One high profile attempt to train new recovery focused skills within a workforce was the REFOCUS study which took place across two health trusts in England (Slade et al, 2015), one of a number of trials which have failed to demonstrate improved recovery outcomes. Given all this, it would be understandable if researchers chose to give recovery training interventions a wide berth. Undaunted Meadows and colleagues (2019) set out to test an adapted version of the REFCOUS training intervention in Australian community mental health services.
A total of 18 public mental health and community support services in Victoria, Australia were included. These services were further grouped into 14 clusters. Teams were paired within these clusters on the basis of their functions and characteristics. Each pair was then randomly allocated to receive the training in either the first or second year of delivery. This approach to cluster randomised controlled trials is known as a ‘stepped wedge’ approach. It means that recruitment and staff training took place in waves and that ultimately all teams received the training.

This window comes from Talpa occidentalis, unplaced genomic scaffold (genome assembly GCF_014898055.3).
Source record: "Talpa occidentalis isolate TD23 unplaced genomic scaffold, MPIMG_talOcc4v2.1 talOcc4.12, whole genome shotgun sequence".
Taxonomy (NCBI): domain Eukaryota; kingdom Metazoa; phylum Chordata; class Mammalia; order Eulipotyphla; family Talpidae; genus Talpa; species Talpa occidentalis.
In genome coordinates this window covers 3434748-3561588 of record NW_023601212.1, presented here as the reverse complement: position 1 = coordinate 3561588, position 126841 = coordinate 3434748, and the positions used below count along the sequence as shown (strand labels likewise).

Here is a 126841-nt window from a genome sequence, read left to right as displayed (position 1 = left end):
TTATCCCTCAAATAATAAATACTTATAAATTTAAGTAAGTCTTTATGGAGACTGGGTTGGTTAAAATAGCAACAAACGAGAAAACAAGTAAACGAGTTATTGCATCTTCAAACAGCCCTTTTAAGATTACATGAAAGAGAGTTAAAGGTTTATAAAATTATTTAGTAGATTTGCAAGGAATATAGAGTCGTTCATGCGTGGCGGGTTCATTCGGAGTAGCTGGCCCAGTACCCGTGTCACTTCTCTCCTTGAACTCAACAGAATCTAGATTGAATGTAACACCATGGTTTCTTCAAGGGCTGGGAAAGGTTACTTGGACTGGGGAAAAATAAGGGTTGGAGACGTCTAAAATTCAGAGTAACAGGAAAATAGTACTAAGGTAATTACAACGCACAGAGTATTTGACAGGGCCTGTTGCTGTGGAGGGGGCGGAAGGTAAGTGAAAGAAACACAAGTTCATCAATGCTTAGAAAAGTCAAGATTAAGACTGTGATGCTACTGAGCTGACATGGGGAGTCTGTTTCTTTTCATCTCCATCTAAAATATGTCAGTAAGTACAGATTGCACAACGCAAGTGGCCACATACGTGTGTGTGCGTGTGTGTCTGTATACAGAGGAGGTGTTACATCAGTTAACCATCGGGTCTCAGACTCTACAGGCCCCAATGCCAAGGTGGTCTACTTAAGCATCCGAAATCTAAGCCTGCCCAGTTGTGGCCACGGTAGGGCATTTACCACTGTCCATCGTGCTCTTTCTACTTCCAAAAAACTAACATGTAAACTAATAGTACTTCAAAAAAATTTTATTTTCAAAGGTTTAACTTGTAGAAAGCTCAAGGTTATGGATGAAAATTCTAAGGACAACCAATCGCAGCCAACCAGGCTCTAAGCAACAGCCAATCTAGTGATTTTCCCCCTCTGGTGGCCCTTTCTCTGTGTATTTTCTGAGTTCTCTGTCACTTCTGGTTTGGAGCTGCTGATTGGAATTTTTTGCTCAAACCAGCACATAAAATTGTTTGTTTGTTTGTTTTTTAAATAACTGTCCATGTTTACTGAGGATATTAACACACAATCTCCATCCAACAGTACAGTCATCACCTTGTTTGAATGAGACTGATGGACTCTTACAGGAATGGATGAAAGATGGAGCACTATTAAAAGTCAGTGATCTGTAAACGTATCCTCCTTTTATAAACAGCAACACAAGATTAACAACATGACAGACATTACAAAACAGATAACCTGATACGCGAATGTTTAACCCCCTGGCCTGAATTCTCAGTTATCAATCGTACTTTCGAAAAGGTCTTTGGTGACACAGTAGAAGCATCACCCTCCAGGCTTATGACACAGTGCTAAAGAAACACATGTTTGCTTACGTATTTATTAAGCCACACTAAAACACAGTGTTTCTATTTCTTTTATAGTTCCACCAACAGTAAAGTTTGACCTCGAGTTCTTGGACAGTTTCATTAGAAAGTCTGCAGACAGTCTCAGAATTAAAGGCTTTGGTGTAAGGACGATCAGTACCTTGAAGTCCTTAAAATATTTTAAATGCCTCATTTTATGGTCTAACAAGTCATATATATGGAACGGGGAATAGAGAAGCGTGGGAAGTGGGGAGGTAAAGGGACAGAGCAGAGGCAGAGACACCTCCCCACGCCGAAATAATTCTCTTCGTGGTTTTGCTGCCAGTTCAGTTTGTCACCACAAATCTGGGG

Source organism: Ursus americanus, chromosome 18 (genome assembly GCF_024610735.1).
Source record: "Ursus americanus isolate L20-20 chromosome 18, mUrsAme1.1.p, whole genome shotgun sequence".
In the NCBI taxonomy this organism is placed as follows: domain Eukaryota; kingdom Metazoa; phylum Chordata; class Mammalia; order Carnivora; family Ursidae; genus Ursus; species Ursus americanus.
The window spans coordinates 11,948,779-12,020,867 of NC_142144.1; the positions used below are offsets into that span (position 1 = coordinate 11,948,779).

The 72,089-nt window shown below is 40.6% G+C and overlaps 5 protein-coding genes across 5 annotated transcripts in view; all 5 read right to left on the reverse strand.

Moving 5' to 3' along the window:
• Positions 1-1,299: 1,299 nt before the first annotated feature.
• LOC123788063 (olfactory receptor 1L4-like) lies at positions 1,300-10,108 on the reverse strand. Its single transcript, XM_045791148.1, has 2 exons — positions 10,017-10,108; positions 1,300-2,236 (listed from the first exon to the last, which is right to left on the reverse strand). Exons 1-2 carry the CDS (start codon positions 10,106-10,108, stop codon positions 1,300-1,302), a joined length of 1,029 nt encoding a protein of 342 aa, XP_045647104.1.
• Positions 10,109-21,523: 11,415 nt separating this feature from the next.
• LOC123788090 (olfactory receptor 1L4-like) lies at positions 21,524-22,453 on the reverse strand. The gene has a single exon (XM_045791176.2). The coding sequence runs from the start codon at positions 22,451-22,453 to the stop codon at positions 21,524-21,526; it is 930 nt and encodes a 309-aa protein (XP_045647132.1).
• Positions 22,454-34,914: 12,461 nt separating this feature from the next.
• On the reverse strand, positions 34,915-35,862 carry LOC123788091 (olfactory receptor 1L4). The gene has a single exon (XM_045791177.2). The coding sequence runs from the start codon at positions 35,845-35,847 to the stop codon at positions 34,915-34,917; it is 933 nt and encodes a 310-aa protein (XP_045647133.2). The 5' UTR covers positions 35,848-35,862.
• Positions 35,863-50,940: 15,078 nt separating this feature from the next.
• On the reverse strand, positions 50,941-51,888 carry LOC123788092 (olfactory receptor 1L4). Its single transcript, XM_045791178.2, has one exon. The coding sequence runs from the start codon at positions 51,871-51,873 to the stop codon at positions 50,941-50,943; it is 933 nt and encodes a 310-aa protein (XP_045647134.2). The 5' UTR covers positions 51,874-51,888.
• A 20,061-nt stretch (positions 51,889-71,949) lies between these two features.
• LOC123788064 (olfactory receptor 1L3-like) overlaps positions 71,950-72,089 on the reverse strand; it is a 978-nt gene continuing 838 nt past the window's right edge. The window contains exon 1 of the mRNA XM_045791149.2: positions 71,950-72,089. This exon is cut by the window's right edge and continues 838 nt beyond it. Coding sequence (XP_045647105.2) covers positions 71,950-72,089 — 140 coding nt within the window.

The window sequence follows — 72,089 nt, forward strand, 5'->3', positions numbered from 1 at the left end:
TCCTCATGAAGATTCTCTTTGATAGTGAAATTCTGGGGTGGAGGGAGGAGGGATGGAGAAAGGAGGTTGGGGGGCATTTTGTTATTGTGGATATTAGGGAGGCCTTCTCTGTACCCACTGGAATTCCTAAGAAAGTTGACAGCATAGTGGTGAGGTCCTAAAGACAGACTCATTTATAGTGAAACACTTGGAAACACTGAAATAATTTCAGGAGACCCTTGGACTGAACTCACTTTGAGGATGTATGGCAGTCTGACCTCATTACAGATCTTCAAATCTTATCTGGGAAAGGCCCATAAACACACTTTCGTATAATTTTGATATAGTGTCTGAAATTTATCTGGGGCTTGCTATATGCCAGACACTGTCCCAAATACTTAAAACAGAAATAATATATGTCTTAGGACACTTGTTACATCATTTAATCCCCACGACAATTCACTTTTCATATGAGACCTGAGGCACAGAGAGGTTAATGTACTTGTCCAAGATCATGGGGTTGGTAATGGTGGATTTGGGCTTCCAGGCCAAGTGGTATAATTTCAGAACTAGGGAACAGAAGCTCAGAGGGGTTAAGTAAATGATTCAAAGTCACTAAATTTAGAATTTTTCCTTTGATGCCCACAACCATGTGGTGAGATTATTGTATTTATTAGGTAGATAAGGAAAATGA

The intervention consisted of a manual, which was updated from the one used in the REFOCUS trial, an associated two-day training programme and follow up ‘active learning’ sessions offered on a monthly basis to training recipients. The main outcome was personal recovery measured using the QPR (Neil et al, 2009) for all people using services recruited to the study. A range of secondary outcomes, including wellbeing, perceived coercion and functioning, were measured in the second wave of recruitment only. Measures were completed at baseline and at follow up, which was at least 9 months after training delivery.
People in receipt of services were eligible for the study if they were receiving care and support within a team participating in the study.